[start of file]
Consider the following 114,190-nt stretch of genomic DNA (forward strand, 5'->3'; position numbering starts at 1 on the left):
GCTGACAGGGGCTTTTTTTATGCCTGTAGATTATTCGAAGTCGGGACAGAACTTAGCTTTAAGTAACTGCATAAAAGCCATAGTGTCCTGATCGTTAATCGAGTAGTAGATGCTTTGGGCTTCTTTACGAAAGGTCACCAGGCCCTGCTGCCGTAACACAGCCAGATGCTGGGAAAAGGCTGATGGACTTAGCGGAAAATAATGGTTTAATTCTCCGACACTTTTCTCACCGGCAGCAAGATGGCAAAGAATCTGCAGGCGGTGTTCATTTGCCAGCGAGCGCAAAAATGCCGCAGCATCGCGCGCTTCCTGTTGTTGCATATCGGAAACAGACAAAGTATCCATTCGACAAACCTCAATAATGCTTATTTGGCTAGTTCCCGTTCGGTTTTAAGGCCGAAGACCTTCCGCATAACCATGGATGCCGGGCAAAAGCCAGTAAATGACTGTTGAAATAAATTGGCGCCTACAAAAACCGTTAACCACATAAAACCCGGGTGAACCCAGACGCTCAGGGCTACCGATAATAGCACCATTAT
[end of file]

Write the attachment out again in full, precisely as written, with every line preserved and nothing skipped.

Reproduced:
Consider the following 114,190-nt stretch of genomic DNA (forward strand, 5'->3'; position numbering starts at 1 on the left):
GCTGACAGGGGCTTTTTTTATGCCTGTAGATTATTCGAAGTCGGGACAGAACTTAGCTTTAAGTAACTGCATAAAAGCCATAGTGTCCTGATCGTTAATCGAGTAGTAGATGCTTTGGGCTTCTTTACGAAAGGTCACCAGGCCCTGCTGCCGTAACACAGCCAGATGCTGGGAAAAGGCTGATGGACTTAGCGGAAAATAATGGTTTAATTCTCCGACACTTTTCTCACCGGCAGCAAGATGGCAAAGAATCTGCAGGCGGTGTTCATTTGCCAGCGAGCGCAAAAATGCCGCAGCATCGCGCGCTTCCTGTTGTTGCATATCGGAAACAGACAAAGTATCCATTCGACAAACCTCAATAATGCTTATTTGGCTAGTTCCCGTTCGGTTTTAAGGCCGAAGACCTTCCGCATAACCATGGATGCCGGGCAAAAGCCAGTAAATGACTGTTGAAATAAATTGGCGCCTACAAAAACCGTTAACCACATAAAACCCGGGTGAACCCAGACGCTCAGGGCTACCGATAATAGCACCATTAT